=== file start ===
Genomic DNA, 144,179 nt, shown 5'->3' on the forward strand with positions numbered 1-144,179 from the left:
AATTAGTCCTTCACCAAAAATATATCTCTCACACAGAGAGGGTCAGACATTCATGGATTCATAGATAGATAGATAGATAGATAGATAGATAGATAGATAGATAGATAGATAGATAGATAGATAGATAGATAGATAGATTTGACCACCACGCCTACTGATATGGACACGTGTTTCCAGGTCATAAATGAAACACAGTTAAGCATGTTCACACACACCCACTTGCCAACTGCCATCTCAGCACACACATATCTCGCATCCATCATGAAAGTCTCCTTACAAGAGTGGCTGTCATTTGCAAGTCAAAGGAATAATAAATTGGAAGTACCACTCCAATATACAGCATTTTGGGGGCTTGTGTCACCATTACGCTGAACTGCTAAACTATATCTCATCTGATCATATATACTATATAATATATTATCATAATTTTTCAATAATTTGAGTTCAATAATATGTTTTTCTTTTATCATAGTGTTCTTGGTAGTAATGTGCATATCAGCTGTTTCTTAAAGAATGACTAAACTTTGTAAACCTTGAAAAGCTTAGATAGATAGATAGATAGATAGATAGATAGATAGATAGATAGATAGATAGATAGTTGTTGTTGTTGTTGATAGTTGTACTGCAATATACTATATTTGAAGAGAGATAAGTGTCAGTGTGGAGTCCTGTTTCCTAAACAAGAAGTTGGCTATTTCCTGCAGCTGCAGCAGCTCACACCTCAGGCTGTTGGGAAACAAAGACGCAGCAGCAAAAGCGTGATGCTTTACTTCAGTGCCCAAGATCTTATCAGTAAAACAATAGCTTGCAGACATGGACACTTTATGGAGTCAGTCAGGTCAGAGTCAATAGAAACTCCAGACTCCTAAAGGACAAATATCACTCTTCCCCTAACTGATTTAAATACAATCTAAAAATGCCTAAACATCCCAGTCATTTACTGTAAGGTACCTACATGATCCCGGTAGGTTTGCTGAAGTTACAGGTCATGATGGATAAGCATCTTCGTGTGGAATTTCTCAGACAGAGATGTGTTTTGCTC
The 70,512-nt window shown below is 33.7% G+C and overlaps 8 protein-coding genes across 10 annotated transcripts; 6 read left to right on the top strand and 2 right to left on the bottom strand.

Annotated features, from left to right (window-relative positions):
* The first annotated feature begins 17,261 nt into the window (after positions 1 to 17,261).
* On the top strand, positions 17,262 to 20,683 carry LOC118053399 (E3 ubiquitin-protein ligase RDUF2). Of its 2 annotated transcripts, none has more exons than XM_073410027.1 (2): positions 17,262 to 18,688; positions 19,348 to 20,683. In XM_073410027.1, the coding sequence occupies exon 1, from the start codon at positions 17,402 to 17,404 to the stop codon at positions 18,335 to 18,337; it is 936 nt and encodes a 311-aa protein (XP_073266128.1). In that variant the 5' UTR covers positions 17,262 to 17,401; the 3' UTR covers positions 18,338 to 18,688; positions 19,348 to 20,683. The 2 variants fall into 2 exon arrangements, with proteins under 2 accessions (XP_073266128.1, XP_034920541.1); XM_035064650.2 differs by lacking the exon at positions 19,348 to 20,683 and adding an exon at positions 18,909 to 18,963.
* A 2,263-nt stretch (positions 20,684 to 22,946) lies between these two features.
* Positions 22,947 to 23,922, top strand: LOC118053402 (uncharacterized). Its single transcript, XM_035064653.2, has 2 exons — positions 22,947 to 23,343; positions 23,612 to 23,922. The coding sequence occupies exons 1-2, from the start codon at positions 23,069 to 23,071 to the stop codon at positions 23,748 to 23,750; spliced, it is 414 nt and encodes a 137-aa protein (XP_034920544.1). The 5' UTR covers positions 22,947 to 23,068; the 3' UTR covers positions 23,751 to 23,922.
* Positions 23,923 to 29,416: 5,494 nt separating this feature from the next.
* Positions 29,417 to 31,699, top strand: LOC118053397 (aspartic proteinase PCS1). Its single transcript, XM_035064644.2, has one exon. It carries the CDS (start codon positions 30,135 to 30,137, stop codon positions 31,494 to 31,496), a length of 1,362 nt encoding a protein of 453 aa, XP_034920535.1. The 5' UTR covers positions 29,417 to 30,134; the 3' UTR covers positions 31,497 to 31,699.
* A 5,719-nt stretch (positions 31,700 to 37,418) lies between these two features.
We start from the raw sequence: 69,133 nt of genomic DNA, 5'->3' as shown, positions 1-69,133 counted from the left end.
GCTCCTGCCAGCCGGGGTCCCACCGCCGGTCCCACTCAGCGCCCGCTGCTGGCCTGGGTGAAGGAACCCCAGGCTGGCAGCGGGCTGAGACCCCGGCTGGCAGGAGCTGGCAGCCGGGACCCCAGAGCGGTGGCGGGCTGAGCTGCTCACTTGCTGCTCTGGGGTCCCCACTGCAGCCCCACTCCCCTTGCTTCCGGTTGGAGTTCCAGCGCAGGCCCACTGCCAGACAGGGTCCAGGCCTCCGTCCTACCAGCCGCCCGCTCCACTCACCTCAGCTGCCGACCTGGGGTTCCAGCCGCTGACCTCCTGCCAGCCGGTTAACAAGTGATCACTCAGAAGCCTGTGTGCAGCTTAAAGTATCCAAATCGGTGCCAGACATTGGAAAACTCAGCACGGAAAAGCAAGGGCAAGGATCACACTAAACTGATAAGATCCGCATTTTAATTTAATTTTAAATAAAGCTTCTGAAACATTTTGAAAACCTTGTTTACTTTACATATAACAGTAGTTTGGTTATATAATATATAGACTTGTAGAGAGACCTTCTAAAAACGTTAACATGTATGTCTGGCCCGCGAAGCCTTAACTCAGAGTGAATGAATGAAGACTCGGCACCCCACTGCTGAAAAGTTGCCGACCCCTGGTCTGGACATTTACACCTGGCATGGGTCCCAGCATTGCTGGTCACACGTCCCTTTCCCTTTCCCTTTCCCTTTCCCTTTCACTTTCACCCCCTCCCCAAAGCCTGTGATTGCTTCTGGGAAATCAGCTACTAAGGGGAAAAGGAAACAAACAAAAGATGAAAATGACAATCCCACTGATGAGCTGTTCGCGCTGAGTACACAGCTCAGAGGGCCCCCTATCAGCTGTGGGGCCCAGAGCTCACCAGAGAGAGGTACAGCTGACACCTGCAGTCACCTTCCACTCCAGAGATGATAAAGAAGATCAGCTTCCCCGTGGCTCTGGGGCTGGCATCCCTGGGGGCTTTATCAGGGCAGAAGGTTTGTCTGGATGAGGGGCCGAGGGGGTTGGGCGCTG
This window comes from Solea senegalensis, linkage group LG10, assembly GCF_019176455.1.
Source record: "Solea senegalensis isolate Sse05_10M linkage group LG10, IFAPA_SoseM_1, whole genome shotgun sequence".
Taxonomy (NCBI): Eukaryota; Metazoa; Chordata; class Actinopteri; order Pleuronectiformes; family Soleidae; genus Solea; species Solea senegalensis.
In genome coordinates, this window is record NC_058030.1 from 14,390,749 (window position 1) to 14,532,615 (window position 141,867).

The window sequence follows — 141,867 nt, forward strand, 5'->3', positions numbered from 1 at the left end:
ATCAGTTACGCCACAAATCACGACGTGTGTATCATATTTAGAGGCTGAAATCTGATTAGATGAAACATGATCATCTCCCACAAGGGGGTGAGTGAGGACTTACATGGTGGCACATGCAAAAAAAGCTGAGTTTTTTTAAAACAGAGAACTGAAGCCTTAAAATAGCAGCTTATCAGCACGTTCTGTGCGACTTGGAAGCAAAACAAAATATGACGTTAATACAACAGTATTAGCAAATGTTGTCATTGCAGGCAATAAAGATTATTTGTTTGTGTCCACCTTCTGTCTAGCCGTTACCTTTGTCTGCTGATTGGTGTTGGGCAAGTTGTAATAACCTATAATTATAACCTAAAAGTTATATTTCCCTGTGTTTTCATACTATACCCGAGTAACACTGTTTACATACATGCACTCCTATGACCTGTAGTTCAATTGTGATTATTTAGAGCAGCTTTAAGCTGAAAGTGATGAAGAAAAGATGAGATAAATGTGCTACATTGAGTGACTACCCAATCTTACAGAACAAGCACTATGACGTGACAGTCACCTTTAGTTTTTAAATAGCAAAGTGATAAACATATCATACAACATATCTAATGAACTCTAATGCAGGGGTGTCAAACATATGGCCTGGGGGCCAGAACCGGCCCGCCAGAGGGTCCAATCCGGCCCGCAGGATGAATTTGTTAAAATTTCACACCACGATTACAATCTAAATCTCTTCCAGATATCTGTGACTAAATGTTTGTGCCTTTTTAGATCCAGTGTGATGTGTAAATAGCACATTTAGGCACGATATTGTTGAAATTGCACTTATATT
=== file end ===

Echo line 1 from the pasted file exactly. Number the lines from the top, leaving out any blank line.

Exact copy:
Genomic DNA, 144,179 nt, shown 5'->3' on the forward strand with positions numbered 1-144,179 from the left: